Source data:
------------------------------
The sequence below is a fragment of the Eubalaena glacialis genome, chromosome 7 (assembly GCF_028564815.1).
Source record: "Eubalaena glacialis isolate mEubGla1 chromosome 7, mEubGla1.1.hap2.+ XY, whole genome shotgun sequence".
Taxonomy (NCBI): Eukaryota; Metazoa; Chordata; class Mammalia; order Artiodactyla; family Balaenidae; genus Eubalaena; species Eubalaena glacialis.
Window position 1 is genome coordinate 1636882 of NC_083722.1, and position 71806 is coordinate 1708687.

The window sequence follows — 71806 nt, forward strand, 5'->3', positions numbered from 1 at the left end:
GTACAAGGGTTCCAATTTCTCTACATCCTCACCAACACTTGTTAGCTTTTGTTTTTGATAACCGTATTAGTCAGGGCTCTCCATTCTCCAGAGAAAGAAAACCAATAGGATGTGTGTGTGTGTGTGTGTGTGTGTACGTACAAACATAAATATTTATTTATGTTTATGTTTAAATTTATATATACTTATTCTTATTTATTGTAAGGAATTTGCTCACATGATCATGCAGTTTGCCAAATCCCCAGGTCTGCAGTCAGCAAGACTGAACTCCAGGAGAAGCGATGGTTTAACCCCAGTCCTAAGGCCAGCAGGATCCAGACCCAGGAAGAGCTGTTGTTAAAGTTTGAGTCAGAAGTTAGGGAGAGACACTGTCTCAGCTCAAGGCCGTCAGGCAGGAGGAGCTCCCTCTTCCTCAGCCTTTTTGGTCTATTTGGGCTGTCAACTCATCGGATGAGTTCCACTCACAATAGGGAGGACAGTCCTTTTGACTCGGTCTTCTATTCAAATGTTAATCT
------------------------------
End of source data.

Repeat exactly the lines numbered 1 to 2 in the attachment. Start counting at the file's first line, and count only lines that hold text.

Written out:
The sequence below is a fragment of the Eubalaena glacialis genome, chromosome 7 (assembly GCF_028564815.1).
Source record: "Eubalaena glacialis isolate mEubGla1 chromosome 7, mEubGla1.1.hap2.+ XY, whole genome shotgun sequence".